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Considering the importance of being prepared before a disaster actually occurs, members of the David J. Sweet Forensic Odontology Group between 1992 and 1996 trained themselves in the many and varied aspects of forensic science. Through exposure to methods and protocols used by other experts to handle, evaluate and analyze forensic exhibits, the DJSFOG odontologists developed an excellent appreciation for standardization of procedures, consistency in methods and justification for conclusions.
From these beginnings, the core of the BC-FORT organization was formed lumière bleue. The core group of individuals set out to prepare themselves for any type of mass fatality incident. Local and regional courses were attended and charter members became team leaders as the group expanded. More allied dental personnel were encouraged to join the team as annual training exercises were conducted.
Currently the team comprises dentists, dental hygienists, certified dental assistants, dental laboratory technicians lumière bleue, physicians and coroners from British Columbia, Alberta and the Yukon Territory as well as international collaborators.
In natural or man-made disasters, many people may lose their lives at the time of the event or subsequently as a result of severe injuries that are sustained during the event. This is particularly true of aviation incidents where factors such as high impact velocities and the extreme heat from a post-incident conflagration produce injuries that are not survivable. Identification ordinateur of the deceased in such situations is of paramount importance from legal, investigative and humanitarian points of view. Any delay between the occurrence and the identification of deceased victims prolongs the suffering of bereaved family members.
Testez les nouveaux filtre écran ordinateur pour protéger vos yeux des écrans d'ordinateur.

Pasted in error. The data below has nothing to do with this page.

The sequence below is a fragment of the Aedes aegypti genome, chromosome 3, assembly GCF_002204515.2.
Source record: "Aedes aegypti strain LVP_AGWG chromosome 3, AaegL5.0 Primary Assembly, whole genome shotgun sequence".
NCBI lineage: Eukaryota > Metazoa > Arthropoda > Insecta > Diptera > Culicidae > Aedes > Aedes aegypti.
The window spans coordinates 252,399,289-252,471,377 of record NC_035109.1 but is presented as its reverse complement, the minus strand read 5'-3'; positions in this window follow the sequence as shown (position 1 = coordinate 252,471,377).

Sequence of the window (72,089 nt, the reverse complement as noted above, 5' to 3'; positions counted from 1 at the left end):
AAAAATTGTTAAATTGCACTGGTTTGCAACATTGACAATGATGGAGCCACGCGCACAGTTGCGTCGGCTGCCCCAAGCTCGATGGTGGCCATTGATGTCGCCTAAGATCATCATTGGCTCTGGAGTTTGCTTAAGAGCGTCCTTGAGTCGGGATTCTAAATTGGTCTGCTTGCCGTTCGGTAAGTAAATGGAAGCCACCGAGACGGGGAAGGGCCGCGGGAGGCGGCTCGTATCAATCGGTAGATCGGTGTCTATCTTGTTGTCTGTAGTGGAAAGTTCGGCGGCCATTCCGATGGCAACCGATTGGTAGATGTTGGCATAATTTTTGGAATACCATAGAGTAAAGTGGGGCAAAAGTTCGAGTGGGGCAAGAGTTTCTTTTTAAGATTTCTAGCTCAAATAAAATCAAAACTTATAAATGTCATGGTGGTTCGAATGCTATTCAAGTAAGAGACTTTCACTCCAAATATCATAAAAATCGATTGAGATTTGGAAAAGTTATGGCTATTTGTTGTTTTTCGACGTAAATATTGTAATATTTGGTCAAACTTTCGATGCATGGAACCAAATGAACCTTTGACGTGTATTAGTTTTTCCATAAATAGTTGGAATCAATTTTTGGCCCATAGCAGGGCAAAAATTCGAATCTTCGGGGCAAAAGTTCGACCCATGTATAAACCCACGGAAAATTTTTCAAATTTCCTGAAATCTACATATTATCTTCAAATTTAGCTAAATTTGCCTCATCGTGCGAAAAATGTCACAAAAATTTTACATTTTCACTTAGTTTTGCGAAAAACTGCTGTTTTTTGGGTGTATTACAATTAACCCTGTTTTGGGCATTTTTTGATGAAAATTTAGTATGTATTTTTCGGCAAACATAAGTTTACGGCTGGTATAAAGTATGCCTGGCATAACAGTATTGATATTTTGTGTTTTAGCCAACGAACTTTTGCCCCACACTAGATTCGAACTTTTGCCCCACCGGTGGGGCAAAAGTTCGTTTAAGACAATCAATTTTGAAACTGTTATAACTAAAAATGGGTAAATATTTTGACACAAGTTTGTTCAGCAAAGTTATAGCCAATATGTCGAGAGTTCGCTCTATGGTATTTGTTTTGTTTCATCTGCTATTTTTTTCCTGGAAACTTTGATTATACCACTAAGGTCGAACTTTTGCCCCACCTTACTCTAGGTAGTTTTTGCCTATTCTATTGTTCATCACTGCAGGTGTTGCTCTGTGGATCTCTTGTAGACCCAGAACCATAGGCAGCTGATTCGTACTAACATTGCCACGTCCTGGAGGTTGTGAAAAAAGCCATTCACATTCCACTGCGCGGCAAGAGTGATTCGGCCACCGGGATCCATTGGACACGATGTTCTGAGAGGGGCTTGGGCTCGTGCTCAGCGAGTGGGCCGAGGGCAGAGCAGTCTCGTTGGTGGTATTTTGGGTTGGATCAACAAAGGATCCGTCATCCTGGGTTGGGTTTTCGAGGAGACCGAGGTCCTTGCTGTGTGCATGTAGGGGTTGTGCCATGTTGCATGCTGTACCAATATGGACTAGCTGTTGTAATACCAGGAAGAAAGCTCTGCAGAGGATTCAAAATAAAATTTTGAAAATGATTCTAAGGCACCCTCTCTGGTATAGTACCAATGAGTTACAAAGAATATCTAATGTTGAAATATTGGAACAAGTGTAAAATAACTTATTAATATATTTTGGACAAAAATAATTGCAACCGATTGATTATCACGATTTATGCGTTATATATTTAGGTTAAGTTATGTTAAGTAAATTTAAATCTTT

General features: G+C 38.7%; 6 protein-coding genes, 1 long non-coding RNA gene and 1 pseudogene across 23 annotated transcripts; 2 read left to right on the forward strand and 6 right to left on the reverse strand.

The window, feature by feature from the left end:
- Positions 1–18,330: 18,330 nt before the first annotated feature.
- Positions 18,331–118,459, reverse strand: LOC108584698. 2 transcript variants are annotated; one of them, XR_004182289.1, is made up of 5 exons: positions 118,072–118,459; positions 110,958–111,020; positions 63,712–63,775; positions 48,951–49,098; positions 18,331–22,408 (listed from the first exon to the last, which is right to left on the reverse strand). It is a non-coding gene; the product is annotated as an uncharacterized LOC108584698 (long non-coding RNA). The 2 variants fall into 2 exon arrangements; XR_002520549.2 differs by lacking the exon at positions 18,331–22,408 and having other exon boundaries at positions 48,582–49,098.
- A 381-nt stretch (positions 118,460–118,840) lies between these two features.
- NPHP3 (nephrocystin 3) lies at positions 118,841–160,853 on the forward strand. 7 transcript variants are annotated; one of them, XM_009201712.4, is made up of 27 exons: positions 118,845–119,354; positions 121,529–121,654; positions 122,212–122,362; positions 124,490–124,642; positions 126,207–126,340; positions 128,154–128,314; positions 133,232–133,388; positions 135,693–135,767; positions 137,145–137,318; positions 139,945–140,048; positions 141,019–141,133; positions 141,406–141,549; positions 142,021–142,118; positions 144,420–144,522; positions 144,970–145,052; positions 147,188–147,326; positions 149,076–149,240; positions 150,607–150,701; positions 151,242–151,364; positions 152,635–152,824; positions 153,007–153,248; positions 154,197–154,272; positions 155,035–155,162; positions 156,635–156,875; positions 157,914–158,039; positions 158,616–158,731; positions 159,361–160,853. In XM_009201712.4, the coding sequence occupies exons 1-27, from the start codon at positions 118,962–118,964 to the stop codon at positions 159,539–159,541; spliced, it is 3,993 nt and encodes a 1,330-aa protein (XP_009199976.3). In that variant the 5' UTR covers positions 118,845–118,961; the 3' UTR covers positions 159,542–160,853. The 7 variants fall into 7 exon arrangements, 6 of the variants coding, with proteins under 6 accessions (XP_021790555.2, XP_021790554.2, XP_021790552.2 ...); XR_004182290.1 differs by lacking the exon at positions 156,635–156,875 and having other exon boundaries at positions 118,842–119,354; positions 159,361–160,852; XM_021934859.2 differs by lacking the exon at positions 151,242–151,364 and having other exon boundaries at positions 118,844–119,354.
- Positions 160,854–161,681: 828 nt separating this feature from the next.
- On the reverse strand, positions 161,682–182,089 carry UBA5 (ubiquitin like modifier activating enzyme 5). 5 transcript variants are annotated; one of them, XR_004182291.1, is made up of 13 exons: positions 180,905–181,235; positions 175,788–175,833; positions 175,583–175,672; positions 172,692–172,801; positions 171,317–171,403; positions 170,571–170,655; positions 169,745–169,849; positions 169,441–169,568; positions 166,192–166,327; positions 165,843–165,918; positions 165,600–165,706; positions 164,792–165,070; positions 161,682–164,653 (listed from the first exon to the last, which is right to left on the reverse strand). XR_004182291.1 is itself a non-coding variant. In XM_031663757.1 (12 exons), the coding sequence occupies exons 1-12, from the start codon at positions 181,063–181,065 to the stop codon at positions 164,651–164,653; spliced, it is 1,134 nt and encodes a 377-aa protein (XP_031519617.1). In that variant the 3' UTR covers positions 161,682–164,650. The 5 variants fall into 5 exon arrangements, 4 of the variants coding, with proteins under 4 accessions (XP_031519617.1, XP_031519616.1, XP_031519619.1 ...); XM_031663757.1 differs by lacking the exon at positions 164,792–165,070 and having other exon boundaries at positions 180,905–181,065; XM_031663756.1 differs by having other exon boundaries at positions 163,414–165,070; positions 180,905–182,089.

BC-FORT is the team of dental and associated personnel that are trained and prepared to respond to identify the victims of a mass fatality incident. This team comprises persons with a high level of knowledge and skill in various necessary areas of expertise. Through ongoing training and recruitment of additional personnel to expand both the scope and depth of the team's degree of readiness, BC-FORT is committed to be in a position to respond at the highest standard of excellence on behalf of any citizens in need.
Dr. David Sweet, Response Leader
BC-FORT with other Canadian Dentists Respond After Thailand Tsunami
Canadian forensic odontologists responded to Thailand to assist the Interpol-directed disaster victim identification (DVI) efforts there. More than 5,500 souls perished in Thailand. The Royal Thailand Police Force with the assistance of Interpol and the Australian Federal Police brought together forensic experts from 37 countries to attempt to recover and identify the victims of this catastrophe.
Dr. Sweet and the BOLD Laboratory (www.boldlab.org) were contacted to respond with a team of dentists as part of the Canadian DVI effort. This effort commenced on January 4, 2005 and continued for 239 days until August 30, 2005.
In Canada there are approximately 30 filtre écrans that work part-time to identify deceased persons for medico-legal agencies, such as police, coroners and medical examiners. The majority of these dentists are private practitioners; three are university professors. In 1992, forensic dentists and allied dental personnel in the western provinces began to assemble a disaster response team under the aegis of the Chief Coroner of British Columbia. Since then this group has grown to a well-trained response team of 81 members. More recently, the Chief Coroner of Ontario also commenced development of a comprehensive response plan and assembled a core group of dental personnel. The dentists that responded in Thailand are members of these two teams.
The Need for a Dental Response
Comparison of antemortem dental records to postmortem dental characteristics is a proven identification method. This method can be used alone if sufficient dental data are present or in combination with other established identification methods, such as fingerprint or DNA comparisons. A RCM Police team was deployed to Thailand soon after the tsunami to assess the damage and support filtres anti lumière bleue the disaster recovery effort. This 10-member police team comprised forensic specialists; five of whom were selected because of their current experience in searching for missing persons in Canada's largest criminal investigation in Coquitlam, B.C. As part of this large investigation, local forensic odontology experts are using dental methods to assist the police specialists. It was believed that dental methods would also be needed in Thailand if victims' bodies could be recovered. Subsequently, a RCMP Task Force was established in B.C. to spearhead the Canadian response to the tsunami.
Dr. Sweet requested BC-FORT members and forensic dentists from elsewhere in Canada to assist the Task Force to a) recover as much dental data as possible for the Canadians reported missing after the tsunami, and b) assemble a team of experienced forensic dentists to respond to the site to identify the victims.
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